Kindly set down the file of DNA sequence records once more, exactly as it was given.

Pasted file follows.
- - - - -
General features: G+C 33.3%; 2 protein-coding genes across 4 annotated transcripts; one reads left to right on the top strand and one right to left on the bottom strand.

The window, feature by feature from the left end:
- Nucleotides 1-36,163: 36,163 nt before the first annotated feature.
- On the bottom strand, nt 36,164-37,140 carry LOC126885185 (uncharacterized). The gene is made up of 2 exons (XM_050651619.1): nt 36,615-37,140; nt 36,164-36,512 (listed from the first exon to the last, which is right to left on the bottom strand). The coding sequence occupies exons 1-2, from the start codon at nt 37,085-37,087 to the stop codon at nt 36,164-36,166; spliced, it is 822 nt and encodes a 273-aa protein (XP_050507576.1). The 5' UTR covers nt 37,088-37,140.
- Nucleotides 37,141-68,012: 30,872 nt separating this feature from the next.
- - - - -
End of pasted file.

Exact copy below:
General features: G+C 33.3%; 2 protein-coding genes across 4 annotated transcripts; one reads left to right on the top strand and one right to left on the bottom strand.

The window, feature by feature from the left end:
- Nucleotides 1-36,163: 36,163 nt before the first annotated feature.
- On the bottom strand, nt 36,164-37,140 carry LOC126885185 (uncharacterized). The gene is made up of 2 exons (XM_050651619.1): nt 36,615-37,140; nt 36,164-36,512 (listed from the first exon to the last, which is right to left on the bottom strand). The coding sequence occupies exons 1-2, from the start codon at nt 37,085-37,087 to the stop codon at nt 36,164-36,166; spliced, it is 822 nt and encodes a 273-aa protein (XP_050507576.1). The 5' UTR covers nt 37,088-37,140.
- Nucleotides 37,141-68,012: 30,872 nt separating this feature from the next.